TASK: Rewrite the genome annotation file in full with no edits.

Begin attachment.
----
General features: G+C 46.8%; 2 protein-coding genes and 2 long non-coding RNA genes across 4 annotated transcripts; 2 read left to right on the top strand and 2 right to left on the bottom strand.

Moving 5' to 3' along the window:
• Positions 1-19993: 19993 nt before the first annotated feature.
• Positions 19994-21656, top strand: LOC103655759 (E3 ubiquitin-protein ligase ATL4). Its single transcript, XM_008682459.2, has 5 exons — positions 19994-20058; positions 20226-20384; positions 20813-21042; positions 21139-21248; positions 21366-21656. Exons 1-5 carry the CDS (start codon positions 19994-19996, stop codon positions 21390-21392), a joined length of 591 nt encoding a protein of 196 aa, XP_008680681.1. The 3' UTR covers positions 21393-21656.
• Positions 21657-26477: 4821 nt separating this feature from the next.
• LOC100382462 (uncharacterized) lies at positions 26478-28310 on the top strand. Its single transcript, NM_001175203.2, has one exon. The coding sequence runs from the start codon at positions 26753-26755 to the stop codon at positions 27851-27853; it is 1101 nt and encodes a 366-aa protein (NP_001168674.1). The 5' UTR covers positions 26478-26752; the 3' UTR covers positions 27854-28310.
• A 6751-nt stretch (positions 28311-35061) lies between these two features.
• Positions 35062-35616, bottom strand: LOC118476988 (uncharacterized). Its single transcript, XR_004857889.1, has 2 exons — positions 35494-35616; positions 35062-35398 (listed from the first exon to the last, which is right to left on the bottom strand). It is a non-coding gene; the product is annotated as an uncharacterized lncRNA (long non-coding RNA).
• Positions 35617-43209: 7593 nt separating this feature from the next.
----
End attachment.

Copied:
General features: G+C 46.8%; 2 protein-coding genes and 2 long non-coding RNA genes across 4 annotated transcripts; 2 read left to right on the top strand and 2 right to left on the bottom strand.

Moving 5' to 3' along the window:
• Positions 1-19993: 19993 nt before the first annotated feature.
• Positions 19994-21656, top strand: LOC103655759 (E3 ubiquitin-protein ligase ATL4). Its single transcript, XM_008682459.2, has 5 exons — positions 19994-20058; positions 20226-20384; positions 20813-21042; positions 21139-21248; positions 21366-21656. Exons 1-5 carry the CDS (start codon positions 19994-19996, stop codon positions 21390-21392), a joined length of 591 nt encoding a protein of 196 aa, XP_008680681.1. The 3' UTR covers positions 21393-21656.
• Positions 21657-26477: 4821 nt separating this feature from the next.
• LOC100382462 (uncharacterized) lies at positions 26478-28310 on the top strand. Its single transcript, NM_001175203.2, has one exon. The coding sequence runs from the start codon at positions 26753-26755 to the stop codon at positions 27851-27853; it is 1101 nt and encodes a 366-aa protein (NP_001168674.1). The 5' UTR covers positions 26478-26752; the 3' UTR covers positions 27854-28310.
• A 6751-nt stretch (positions 28311-35061) lies between these two features.
• Positions 35062-35616, bottom strand: LOC118476988 (uncharacterized). Its single transcript, XR_004857889.1, has 2 exons — positions 35494-35616; positions 35062-35398 (listed from the first exon to the last, which is right to left on the bottom strand). It is a non-coding gene; the product is annotated as an uncharacterized lncRNA (long non-coding RNA).
• Positions 35617-43209: 7593 nt separating this feature from the next.